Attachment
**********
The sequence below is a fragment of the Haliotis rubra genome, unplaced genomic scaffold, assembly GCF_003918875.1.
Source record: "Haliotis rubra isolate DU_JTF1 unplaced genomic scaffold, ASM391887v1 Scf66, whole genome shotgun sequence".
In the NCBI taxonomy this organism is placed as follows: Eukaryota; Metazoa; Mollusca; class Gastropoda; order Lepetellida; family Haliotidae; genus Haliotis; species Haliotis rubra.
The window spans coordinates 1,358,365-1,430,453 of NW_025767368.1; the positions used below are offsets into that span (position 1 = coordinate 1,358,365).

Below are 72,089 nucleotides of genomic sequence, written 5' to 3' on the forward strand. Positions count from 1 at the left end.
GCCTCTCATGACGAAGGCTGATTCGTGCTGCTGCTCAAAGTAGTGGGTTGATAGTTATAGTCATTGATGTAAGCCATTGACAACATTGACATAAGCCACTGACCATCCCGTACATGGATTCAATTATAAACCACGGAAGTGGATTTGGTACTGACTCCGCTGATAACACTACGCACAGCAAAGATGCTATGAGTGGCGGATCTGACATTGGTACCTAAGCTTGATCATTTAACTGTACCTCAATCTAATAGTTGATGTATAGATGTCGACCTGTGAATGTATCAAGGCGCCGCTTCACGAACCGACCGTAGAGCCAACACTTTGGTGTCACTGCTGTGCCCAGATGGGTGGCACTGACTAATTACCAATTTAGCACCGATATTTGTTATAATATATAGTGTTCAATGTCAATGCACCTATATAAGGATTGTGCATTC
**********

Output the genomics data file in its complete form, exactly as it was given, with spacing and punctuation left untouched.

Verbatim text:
The sequence below is a fragment of the Haliotis rubra genome, unplaced genomic scaffold, assembly GCF_003918875.1.
Source record: "Haliotis rubra isolate DU_JTF1 unplaced genomic scaffold, ASM391887v1 Scf66, whole genome shotgun sequence".
In the NCBI taxonomy this organism is placed as follows: Eukaryota; Metazoa; Mollusca; class Gastropoda; order Lepetellida; family Haliotidae; genus Haliotis; species Haliotis rubra.
The window spans coordinates 1,358,365-1,430,453 of NW_025767368.1; the positions used below are offsets into that span (position 1 = coordinate 1,358,365).

Below are 72,089 nucleotides of genomic sequence, written 5' to 3' on the forward strand. Positions count from 1 at the left end.
GCCTCTCATGACGAAGGCTGATTCGTGCTGCTGCTCAAAGTAGTGGGTTGATAGTTATAGTCATTGATGTAAGCCATTGACAACATTGACATAAGCCACTGACCATCCCGTACATGGATTCAATTATAAACCACGGAAGTGGATTTGGTACTGACTCCGCTGATAACACTACGCACAGCAAAGATGCTATGAGTGGCGGATCTGACATTGGTACCTAAGCTTGATCATTTAACTGTACCTCAATCTAATAGTTGATGTATAGATGTCGACCTGTGAATGTATCAAGGCGCCGCTTCACGAACCGACCGTAGAGCCAACACTTTGGTGTCACTGCTGTGCCCAGATGGGTGGCACTGACTAATTACCAATTTAGCACCGATATTTGTTATAATATATAGTGTTCAATGTCAATGCACCTATATAAGGATTGTGCATTC